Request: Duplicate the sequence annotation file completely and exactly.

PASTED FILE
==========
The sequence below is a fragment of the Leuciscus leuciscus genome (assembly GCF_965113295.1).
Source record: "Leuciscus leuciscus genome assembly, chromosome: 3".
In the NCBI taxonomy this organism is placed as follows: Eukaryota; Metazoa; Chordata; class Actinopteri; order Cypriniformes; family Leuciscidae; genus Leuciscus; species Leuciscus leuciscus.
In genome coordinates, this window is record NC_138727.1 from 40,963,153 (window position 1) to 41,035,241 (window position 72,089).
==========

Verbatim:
The sequence below is a fragment of the Leuciscus leuciscus genome (assembly GCF_965113295.1).
Source record: "Leuciscus leuciscus genome assembly, chromosome: 3".
In the NCBI taxonomy this organism is placed as follows: Eukaryota; Metazoa; Chordata; class Actinopteri; order Cypriniformes; family Leuciscidae; genus Leuciscus; species Leuciscus leuciscus.
In genome coordinates, this window is record NC_138727.1 from 40,963,153 (window position 1) to 41,035,241 (window position 72,089).